# LM2596 and other DC-DC converters why oscillate if the output capacitor ESR value is too low?

I would like to use LM2596 converter. Datasheet says: 'If the selected capacitor's ESR is extremely low, there is a possibility of an unstable feedback loop, resulting in an oscillation at the output.'

Why? Why not good a too low ESR value?

The ESR of the capacitor forms a zero at frequency fz = $\frac{1}{2\pi\cdot\text{ESR} \cdot C}$, which tends to reduce the stability excessively if the ESR is too low. The ESR also should not be too high, of course, so usually there is a recommended range. Older parts that were designed before high-capacitance ceramic parts were ubiquitous may omit specifying the lower limit. This is equally true of LDO regulators.

You can either add some series resistance to the capacitor (maybe a few hundred m$\Omega$) to keep it within the recommended range, or use another type of regulator that is designed to be stable with ceramic capacitors. To confirm that you've got it right, you can measure the phase margin, which ideally might be 60 or 70 degrees, for example by injecting a signal and measuring the response.

If you roll the dice and just throw the cap in there, hoping for the best, you may find that it oscillates at temperature extremes or it will have such a low phase margin that it exhibits excessive overshoot/undershoot.

• The zero is located at $f_z=\frac{1}{2\pi r_CC}$, please correct your expression as the numerator is missing. Thank you. Aug 28, 2017 at 5:24

As it seems, the dampening effect of a series resistance (remember what ESR stands for!) is required to make the control loop, that a DC/DC switching converter controller actually is, stable.

Without that, charge might just be stored in the capacitor without significant slew, and then the control might (probably) overshoot quite a bit, leading to a suddenly increasing voltage, leading to swift shutoff, leading to aforementioned oscillations.

I wouldn't worry about it until it actually happens. If it happens, add additional trace length, thin your trace, or use a cheaper capacitor.

If you're generally worried about that: Pick a different SimpleSwitcher. TI's product page lists viable alternatives right at the top. Rule of thumb: Higher switching frequencies mean lower measurable oscillations after an output filter, so that might be advantageous.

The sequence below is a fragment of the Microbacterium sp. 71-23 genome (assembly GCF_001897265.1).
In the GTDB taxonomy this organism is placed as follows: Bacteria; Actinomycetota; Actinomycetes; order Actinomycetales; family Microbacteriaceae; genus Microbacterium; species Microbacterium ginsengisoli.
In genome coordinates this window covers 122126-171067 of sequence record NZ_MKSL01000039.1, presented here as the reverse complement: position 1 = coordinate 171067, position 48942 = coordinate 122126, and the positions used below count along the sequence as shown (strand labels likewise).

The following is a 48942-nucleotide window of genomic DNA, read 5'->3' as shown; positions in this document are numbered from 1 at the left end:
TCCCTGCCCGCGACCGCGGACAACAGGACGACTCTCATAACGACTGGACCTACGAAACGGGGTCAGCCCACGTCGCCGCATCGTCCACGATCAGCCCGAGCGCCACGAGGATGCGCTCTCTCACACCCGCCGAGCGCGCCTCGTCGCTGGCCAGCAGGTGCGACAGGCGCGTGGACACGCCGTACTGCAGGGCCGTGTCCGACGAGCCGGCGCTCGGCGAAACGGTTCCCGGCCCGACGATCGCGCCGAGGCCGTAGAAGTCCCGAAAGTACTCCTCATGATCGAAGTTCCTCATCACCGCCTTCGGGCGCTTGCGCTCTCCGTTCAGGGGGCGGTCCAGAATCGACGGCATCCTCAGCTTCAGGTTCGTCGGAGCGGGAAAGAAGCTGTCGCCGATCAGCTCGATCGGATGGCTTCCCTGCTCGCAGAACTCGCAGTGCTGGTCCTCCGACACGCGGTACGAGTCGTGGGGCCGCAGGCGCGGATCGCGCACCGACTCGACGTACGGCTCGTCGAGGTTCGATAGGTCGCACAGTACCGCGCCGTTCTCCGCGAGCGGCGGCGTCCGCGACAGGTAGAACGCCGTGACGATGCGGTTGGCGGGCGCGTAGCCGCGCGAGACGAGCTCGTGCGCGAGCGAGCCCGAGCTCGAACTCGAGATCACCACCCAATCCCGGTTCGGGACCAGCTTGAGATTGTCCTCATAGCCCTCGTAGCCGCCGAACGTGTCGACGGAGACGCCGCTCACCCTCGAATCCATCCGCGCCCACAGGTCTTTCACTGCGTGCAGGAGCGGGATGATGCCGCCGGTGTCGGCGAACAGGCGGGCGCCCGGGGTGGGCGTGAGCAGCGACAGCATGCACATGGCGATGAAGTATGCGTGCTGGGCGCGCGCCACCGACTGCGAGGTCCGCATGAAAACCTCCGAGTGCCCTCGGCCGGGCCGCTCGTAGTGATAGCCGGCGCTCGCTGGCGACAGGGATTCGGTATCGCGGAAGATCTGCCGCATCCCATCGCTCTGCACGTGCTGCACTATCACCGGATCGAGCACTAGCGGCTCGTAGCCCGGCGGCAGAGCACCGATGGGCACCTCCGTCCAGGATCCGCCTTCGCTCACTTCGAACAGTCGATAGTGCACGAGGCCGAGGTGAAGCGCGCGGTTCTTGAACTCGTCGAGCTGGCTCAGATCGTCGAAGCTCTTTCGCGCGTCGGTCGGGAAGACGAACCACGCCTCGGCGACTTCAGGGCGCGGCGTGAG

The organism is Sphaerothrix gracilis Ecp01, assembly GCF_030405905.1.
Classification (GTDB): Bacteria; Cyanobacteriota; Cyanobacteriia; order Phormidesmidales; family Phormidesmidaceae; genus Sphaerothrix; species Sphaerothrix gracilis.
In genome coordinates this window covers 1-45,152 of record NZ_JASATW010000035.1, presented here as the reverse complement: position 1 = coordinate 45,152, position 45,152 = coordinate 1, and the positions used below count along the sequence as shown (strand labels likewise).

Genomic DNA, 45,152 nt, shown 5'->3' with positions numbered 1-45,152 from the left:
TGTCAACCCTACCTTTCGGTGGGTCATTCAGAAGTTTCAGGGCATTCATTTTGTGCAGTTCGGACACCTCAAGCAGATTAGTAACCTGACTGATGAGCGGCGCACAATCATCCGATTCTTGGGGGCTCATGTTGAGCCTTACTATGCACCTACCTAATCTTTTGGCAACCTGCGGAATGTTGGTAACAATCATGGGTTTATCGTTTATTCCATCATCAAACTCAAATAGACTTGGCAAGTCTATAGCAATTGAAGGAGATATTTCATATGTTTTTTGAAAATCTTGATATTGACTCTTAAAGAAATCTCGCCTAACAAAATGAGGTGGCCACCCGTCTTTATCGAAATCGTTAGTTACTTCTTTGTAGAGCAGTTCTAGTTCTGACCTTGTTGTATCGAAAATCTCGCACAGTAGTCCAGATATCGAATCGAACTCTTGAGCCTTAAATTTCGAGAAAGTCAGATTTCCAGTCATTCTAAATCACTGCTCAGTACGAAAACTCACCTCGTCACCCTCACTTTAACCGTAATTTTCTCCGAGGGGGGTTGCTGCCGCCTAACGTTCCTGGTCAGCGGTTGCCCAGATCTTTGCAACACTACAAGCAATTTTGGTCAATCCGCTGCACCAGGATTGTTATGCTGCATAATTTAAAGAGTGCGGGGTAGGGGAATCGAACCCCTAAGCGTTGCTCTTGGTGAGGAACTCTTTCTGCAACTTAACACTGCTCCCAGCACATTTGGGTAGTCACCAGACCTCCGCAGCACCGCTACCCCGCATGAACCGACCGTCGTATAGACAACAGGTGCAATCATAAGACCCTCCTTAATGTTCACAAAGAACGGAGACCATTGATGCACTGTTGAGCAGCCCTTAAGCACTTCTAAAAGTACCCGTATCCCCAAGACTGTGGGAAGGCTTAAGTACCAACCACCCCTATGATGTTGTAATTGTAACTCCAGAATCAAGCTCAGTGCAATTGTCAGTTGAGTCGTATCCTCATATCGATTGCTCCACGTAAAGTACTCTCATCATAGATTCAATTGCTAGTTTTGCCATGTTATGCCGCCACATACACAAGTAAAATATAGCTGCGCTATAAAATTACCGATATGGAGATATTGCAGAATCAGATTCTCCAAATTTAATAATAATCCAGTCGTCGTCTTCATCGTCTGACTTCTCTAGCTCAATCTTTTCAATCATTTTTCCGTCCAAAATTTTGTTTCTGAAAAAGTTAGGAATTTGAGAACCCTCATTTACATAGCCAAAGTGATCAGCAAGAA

This simple regulator demands that both input and output cap are low ESR for low ripple out. This means ESR*C < 20us. This breakpoint effectively attenuates the ripple but also reduces the AC feedback signal which is amplified with high gain needed to regulate PWM on each cycle.

When this happens, the comparator used on the feedback signal ends up squaring an AC ripple feedback signal with more phase noise used to regulate the PWM output switch. Effectively feedback become a low pass filter with high Q peaking from the high Q or ultralow ESR output cap.

When the ESR*C < 5 us reduces to "ultra"-low ESR , now shorter than the typical switching period, the capacitor becomes an ideal integrator (-90 deg). When you add the phase shift in the internal gain block (GB) and comparator, you dont have much margin left at unity gain where the 180 deg Barkhausen criteria is satisfied for oscillation. (an unsatisfactory result ;)

To solve this , a small shunt cap is used on the feedback R to give a phase lead and high frequency boost to feedback ripple. Then you improve step response ringing from better loop phase margin.

Hope this hand-waving description is understood.

No proof given, but there's also some inductance in the capacitors. When the ESR is low enough, the resonant circuit property caused by the parasitic inductance can jump to remarkable effect. High ESR make the resonant circuit too lossy to cause the unwanted effects.

This story could be inspected by simulating.